The Discipline of Christ for Everyone

Homily, Ordinary Time Sunday 20A

Why does God put us to the test and seem to ignore our prayers? One of the major themes in the wisdom literature of the Bible, in the books of Proverbs, Psalms, Wisdom, Sirach, they all talk a lot about training, testing, discipline. The Letter to the Hebrews talks about how God disciplines us as a father disciplines his children, not for his own benefit, but to help us grow and develop, to draw out from us our true potential, even to purify our desires.

Today, I’m very glad that my parents didn’t give me everything that I asked for. I’m sure I asked for some pretty stupid things over the years or for things that would not have been very good or healthy for me at the time. Whether it was for a car or just for a snack before supper, my parents cared enough about me to say “No” or to have me wait long enough to where I’d actually appreciate what I have, even if this meant that my parents would not always be my favorite people in the world. They were willing to be disliked because they really cared about me. God always answers our prayers, but because God really loves us and wants what’s actually best for us, His answer to our prayers is often “No” or “Not yet.” God knows us better than we know ourselves, and He will not give us anything that goes against our interests for everlasting life, even if this means He won’t always be popular.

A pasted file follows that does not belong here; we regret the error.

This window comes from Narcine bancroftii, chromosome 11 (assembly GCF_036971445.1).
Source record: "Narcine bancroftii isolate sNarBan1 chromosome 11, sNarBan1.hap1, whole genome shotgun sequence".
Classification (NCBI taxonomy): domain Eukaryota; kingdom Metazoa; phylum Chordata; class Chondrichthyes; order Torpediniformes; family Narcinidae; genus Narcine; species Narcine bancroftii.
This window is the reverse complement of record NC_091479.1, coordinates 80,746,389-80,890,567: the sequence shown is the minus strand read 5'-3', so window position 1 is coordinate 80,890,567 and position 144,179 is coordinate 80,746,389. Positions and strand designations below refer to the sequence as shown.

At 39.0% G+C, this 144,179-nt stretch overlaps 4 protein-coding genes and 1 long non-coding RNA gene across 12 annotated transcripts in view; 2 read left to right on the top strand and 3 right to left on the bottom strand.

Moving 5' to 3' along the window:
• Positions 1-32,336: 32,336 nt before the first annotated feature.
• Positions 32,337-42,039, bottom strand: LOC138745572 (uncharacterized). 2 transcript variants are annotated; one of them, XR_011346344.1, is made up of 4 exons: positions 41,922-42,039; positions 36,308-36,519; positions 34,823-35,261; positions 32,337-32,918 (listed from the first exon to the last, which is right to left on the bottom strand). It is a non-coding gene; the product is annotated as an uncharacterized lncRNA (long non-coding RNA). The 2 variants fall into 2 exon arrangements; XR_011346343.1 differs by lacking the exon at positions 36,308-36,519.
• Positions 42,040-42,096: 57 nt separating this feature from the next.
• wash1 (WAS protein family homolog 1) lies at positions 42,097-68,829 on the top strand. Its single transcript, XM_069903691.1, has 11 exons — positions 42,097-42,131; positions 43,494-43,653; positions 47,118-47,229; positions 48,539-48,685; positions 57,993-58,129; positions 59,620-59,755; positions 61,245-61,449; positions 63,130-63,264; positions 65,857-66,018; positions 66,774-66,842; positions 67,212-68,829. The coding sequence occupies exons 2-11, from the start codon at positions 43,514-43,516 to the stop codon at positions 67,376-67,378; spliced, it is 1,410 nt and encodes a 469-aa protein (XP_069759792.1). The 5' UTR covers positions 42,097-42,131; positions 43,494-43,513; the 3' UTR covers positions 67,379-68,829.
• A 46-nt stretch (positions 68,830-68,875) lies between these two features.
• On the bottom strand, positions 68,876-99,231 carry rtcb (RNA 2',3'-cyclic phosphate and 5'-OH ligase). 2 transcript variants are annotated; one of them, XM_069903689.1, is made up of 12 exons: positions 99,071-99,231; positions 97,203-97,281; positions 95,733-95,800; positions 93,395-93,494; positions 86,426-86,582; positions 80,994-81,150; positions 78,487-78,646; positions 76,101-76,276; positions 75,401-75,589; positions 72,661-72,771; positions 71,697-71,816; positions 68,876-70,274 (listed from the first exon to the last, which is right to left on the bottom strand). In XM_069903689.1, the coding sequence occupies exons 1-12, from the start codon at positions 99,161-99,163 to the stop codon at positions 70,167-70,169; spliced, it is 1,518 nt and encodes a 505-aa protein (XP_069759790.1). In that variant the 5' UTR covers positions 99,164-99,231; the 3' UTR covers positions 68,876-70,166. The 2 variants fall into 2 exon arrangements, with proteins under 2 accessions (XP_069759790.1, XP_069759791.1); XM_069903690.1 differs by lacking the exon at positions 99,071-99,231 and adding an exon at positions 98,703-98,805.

In our Gospel today, the testing of the Canaanite woman reveals the purity of her motives and the strength of her faith. She approaches Jesus and persists in calling out, not because she believes she deserves a miracle, but simply out of her great concern for her daughter. And she expresses her faith in the superabundant goodness of God, that can’t help but overflow beyond the nation of the Jews, beyond the current boundaries of God’s own chosen people, but even to the “dogs,” the pagans who didn’t yet follow God’s Law. “O woman, great is your faith.”

Just as there was for the Jews at the time of Jesus, there can be a tendency today to think of being God’s own People, of being Catholic, as sort of an exclusive club, but the Church is not a country club for the spiritually elite. The Catholic Church is and always was meant for all. In a real sense, every person on earth is called to be Catholic, called to be gathered into the one Church founded by Christ Himself. The Church is completely inclusive in the sense that each and every person, without any exception, is called to encounter the Person of Jesus Christ. No matter who you think of today as “outsiders,” we’re all called to relationship and discipleship, the discipline and training of Jesus.